Most of the objects for day- to- day use made in Bow were in blue and white, and based on oriental designs. Some were inspired by the all-white blanc de Chine wares exported in vast quantities to Europe, decorated with applied sprigs of blossom. Others were decorated in the Chinese famille rose style, and many in Japanese patterns. The factory was one of the first to use the technique of decorating plain white china with overglaze transfer printing. Figures were also produced in great numbers from 1750, using subjects based on Oriental and Meissen originals, and popular London theatrical celebrities.

bow factory engraving

The image above is of a watercolor which reads “taken from behind ye China House at Bow”. This 18th century landscape was painted by Jeffryes Hammett O’Neale, who arrived in London c.1754. Perhaps the bags in the wagon contained the clay to be used for the Bow ceramics. It is interesting to note the windmills which were obviously commonly used those days to produce power.

The Bow Porcelain factory was located several miles north of where Bow Creek meets with the Thames near Blackwall, where the Thames moves in a horseshoe bend around the Isle of Dogs. The site of the factory has been excavated on three occasions- in 1867, 1921 and 1969. Each time the amount of work that could be done, and therefore information that could be gathered about the factory was restricted because the area was, and still is densely covered with industrial buildings. However a large amount of wasters of figures and fragments of ceramics were found on site, which confirm it was the location of the largest early porcelain manufacturer in England.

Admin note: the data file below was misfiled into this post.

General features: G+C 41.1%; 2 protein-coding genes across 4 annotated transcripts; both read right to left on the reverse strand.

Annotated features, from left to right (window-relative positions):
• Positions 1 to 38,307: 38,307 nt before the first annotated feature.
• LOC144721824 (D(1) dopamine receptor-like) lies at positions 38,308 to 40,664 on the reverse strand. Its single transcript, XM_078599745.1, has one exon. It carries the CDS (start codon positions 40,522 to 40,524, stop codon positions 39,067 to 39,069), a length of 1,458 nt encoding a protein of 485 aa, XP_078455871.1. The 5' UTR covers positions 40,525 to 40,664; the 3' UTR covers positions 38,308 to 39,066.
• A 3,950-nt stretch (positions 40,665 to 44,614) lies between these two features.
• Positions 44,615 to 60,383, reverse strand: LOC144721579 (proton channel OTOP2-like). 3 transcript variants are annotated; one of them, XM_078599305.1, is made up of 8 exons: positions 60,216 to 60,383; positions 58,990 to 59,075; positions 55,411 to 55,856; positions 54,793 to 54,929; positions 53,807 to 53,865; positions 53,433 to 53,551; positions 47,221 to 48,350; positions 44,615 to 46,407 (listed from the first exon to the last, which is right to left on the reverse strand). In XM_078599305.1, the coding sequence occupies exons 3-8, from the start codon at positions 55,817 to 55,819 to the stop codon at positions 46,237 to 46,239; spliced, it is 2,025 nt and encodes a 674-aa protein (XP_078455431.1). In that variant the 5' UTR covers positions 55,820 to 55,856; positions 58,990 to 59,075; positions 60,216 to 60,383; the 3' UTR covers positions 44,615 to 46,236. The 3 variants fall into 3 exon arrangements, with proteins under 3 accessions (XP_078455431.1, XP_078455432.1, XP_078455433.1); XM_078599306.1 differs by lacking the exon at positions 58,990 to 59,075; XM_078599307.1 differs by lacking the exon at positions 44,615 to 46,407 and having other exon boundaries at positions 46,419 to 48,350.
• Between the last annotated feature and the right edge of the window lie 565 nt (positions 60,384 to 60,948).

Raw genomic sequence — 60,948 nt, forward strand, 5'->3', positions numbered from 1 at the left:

bow porcelain map

This map is in the collection of the Newham Archive.

In terms of life in the factory we do not have much information. However we do know that in about 1758, at the manufactory’s high point of production three hundred people were employed, ninety of whom were painters, all under one roof. This might sound strange these days, but at that time it was common for people to work for 13 to 16 hours a day, six days a week in the factory. Although all the artists I visited have studios with many other artists all producing work, factory life would obviously have been overwhelmingly different to how we live today.

Artist interests: Mathew Weir

I was excited by learning more about each artist and their work, and I thought I would take the opportunity to investigate an area of interest they mentioned.

Through our interview I became drawn in to thinking about how Mathew’s work draws us to question conceptual jokes through the historic figurines he paints, such as the black boy with a pot of black shoe polish [Jar, 2011] and his choice of a figurine wearing a bow around her neck for the Bow Porcelain project [see post ‘Studio visit with Mathew Weir]. This, along with his practice of laboriously transcribing from a photograph of an object to a painting, dissecting the image and drawing us in to every detail forces us to scrutinise uncomfortable subject matter. He is entirely right to pose questions about the meaning of these objects at the time of their production, and to us today.